S-21 prison chief maintains he knows nothing about his former teacher's fate.
THE Pre-Trial Chamber on Tuesday effectively ended an attempt by Nuon Chea's defence team to have the Office of the Co-Investigating Judges look into allegations of corruption at the tribunal. The defence in March asked the judges to obtain the results of a UN graft review prompted by allegations of a kickback scheme, as well as "anything else suggesting an organised regime of institutional corruption". The judges said in April that they did not have jurisdiction to launch an investigation. The Pre-Trial Chamber ruled Tuesday that an appeal from the defence was inadmissible.
THE wife of Phung Ton, a respected law professor who at one point taught Tuol Sleng prison chief Kaing Guek Eav, told Cambodia's war crimes court Wednesday that her grief had only intensified in the more than 30 years since her husband was detained at the torture facility and later executed.
"I have never been happy," said civil party Im Sun Thy, 70.
"I have been terrified and living with trauma."
She added that her grief had at times driven her to contemplate suicide.
Im Sun Thy, who had asked to be accompanied by a court-provided medic during her testimony, said she had not come to the court to seek revenge, but rather to find out the truth about what happened to her husband, who was detained in December 1976.
Phung Ton's daughter, Phung Sunthary, 53, who also testified Wednesday as a civil party, said she did not believe Duch's past claims that he had no idea what happened to the professor after he disappeared into Tuol Sleng.
"How could the chief of the secret police unit not know what happened to my father?" she asked. "Was the chief of S-21 a puppet?"
She went on to say that she would not accept Duch's apology if he refused to specify how her father had been killed.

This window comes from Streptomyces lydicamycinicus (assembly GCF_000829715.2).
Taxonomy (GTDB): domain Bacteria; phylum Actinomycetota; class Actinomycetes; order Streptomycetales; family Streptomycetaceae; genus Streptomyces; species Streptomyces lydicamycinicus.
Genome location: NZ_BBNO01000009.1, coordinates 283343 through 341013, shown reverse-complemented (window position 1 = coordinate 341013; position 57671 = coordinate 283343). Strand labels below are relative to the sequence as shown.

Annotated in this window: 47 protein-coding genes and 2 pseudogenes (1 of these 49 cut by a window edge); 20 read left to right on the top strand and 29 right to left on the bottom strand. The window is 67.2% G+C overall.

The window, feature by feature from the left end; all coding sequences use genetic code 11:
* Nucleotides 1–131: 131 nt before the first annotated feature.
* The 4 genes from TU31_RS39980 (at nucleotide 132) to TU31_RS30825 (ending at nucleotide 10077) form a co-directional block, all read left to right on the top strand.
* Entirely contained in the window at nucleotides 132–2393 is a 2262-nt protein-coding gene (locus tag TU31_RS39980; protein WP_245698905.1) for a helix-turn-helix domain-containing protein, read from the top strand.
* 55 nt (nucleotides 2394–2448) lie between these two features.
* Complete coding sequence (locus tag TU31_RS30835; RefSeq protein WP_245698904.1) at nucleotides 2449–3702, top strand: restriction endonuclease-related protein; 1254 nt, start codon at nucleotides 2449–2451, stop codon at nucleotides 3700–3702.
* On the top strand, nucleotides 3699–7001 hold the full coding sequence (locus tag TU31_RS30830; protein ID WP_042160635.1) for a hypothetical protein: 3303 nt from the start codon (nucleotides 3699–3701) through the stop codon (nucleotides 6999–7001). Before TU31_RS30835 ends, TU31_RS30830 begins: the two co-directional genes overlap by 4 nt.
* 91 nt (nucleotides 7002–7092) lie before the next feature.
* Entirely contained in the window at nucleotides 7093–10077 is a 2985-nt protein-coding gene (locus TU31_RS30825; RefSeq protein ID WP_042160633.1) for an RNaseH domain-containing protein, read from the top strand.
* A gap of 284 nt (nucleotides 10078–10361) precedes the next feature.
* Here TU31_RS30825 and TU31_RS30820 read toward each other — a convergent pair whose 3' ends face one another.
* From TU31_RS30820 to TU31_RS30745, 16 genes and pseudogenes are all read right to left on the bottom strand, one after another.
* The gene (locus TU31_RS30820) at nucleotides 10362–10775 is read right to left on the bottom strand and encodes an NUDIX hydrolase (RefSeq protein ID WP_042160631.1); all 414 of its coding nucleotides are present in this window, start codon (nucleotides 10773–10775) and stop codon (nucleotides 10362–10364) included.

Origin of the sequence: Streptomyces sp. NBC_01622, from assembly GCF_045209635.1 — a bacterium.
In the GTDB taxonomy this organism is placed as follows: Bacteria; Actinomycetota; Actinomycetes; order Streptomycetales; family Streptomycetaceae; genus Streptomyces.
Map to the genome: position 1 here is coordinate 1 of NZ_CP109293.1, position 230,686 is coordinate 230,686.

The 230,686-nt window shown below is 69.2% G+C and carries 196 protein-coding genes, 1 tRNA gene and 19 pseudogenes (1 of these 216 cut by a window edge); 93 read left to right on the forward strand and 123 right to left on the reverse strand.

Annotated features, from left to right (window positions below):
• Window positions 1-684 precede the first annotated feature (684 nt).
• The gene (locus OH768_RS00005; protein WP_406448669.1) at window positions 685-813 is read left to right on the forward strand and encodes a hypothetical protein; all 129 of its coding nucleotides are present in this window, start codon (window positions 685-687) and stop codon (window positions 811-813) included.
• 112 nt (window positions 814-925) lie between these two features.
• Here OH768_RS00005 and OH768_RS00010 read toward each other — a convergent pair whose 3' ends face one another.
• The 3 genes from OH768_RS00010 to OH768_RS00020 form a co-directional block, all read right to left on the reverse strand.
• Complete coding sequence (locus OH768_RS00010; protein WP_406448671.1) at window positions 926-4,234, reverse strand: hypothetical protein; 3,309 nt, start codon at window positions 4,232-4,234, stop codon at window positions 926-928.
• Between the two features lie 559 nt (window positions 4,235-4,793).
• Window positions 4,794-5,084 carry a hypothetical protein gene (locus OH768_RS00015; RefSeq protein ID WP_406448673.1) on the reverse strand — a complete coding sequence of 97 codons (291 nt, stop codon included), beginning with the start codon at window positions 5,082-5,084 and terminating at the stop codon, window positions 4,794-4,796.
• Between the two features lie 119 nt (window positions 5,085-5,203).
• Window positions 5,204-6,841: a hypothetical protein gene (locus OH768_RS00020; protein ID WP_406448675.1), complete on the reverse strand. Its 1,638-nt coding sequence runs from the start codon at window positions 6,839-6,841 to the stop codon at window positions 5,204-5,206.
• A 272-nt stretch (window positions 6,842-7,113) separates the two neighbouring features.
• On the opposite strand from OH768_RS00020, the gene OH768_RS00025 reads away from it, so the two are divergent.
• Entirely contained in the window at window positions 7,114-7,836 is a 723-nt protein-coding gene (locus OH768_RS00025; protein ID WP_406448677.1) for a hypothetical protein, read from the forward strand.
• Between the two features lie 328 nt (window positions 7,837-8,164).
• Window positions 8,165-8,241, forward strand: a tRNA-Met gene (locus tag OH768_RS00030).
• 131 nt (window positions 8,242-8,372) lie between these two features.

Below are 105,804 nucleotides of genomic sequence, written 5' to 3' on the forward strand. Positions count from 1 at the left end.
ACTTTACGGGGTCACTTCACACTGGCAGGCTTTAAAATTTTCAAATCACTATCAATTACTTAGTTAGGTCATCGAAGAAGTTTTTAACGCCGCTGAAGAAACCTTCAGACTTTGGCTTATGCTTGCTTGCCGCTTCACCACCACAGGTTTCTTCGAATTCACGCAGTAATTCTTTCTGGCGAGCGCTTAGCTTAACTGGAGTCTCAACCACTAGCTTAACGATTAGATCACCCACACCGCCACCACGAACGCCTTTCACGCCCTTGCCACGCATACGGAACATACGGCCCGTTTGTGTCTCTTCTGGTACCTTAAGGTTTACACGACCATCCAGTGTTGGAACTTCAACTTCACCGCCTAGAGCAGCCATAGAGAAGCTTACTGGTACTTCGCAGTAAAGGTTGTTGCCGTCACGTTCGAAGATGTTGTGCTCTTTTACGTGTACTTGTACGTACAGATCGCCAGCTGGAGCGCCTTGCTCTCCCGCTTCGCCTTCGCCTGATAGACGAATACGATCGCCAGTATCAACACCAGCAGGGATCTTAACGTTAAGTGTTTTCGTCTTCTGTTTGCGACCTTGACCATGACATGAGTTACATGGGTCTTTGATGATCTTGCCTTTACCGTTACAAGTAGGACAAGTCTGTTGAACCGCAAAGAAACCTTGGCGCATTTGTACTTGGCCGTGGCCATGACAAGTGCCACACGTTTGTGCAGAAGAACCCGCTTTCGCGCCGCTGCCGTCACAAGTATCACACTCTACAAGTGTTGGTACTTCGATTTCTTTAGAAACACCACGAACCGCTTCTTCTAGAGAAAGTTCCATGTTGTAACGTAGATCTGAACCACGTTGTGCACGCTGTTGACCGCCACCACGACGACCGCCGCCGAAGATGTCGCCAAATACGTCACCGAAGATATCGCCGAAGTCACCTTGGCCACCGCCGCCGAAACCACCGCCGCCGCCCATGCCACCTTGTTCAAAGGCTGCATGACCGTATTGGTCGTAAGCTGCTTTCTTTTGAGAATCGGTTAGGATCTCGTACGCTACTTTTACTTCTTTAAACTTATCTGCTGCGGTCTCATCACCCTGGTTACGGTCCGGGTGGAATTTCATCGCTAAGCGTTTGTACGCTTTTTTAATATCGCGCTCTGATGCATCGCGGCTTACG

"I will close the door for the accused person to apologise" if Duch does not reveal the true story of Phung Ton's death, she said.
Duch said again Wednesday that he did not know at the time that the professor had been held at Tuol Sleng, adding that he had not issued the order to arrest Phung Ton.
"For my professor, I did not know of his detention or that he was suffering from insufficient food or bad living conditions," he said, adding that he had been upset himself when he learned of Phung Ton's fate.
Also Wednesday, UN court spokeswoman Yuko Maeda announced the UN had nominated a replacement for international co-prosecutor Robert Petit, whose resignation goes into effect September 1.
Maeda said the UN had submitted the nomination to the Supreme Council of the Magistracy and was optimistic that the candidate would be approved. She declined to provide any information about the candidate.
Sam Pracheameanith, Cabinet chief at the Ministry of Justice and assistant secretary general of the Supreme Council of the Magistracy, said Wednesday that the body had not yet received the appointment request. He declined to say how long the approval process might take, though the UN has said it hopes to have the replacement in place before Petit departs.